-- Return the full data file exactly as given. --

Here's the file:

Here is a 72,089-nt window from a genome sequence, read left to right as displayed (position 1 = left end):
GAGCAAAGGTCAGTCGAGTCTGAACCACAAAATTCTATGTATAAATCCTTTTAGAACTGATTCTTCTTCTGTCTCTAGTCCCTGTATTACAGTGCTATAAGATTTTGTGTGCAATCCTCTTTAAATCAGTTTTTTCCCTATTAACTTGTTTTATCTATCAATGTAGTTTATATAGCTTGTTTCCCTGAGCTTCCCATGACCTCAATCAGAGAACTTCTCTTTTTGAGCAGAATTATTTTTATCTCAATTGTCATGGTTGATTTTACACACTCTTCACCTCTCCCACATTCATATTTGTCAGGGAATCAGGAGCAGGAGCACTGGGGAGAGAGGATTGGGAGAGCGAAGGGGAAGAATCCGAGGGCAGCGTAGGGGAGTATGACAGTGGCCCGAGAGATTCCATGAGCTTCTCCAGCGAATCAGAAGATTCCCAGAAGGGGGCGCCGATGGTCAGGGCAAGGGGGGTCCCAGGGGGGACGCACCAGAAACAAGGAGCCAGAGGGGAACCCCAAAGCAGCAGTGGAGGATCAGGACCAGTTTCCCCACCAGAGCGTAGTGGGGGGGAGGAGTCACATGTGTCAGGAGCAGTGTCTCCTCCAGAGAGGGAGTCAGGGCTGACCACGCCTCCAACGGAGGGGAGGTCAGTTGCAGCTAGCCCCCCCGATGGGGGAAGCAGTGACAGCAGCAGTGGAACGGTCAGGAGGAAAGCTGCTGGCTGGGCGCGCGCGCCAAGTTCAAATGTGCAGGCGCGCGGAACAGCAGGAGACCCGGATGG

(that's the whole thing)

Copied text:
Here is a 72,089-nt window from a genome sequence, read left to right as displayed (position 1 = left end):
GAGCAAAGGTCAGTCGAGTCTGAACCACAAAATTCTATGTATAAATCCTTTTAGAACTGATTCTTCTTCTGTCTCTAGTCCCTGTATTACAGTGCTATAAGATTTTGTGTGCAATCCTCTTTAAATCAGTTTTTTCCCTATTAACTTGTTTTATCTATCAATGTAGTTTATATAGCTTGTTTCCCTGAGCTTCCCATGACCTCAATCAGAGAACTTCTCTTTTTGAGCAGAATTATTTTTATCTCAATTGTCATGGTTGATTTTACACACTCTTCACCTCTCCCACATTCATATTTGTCAGGGAATCAGGAGCAGGAGCACTGGGGAGAGAGGATTGGGAGAGCGAAGGGGAAGAATCCGAGGGCAGCGTAGGGGAGTATGACAGTGGCCCGAGAGATTCCATGAGCTTCTCCAGCGAATCAGAAGATTCCCAGAAGGGGGCGCCGATGGTCAGGGCAAGGGGGGTCCCAGGGGGGACGCACCAGAAACAAGGAGCCAGAGGGGAACCCCAAAGCAGCAGTGGAGGATCAGGACCAGTTTCCCCACCAGAGCGTAGTGGGGGGGAGGAGTCACATGTGTCAGGAGCAGTGTCTCCTCCAGAGAGGGAGTCAGGGCTGACCACGCCTCCAACGGAGGGGAGGTCAGTTGCAGCTAGCCCCCCCGATGGGGGAAGCAGTGACAGCAGCAGTGGAACGGTCAGGAGGAAAGCTGCTGGCTGGGCGCGCGCGCCAAGTTCAAATGTGCAGGCGCGCGGAACAGCAGGAGACCCGGATGG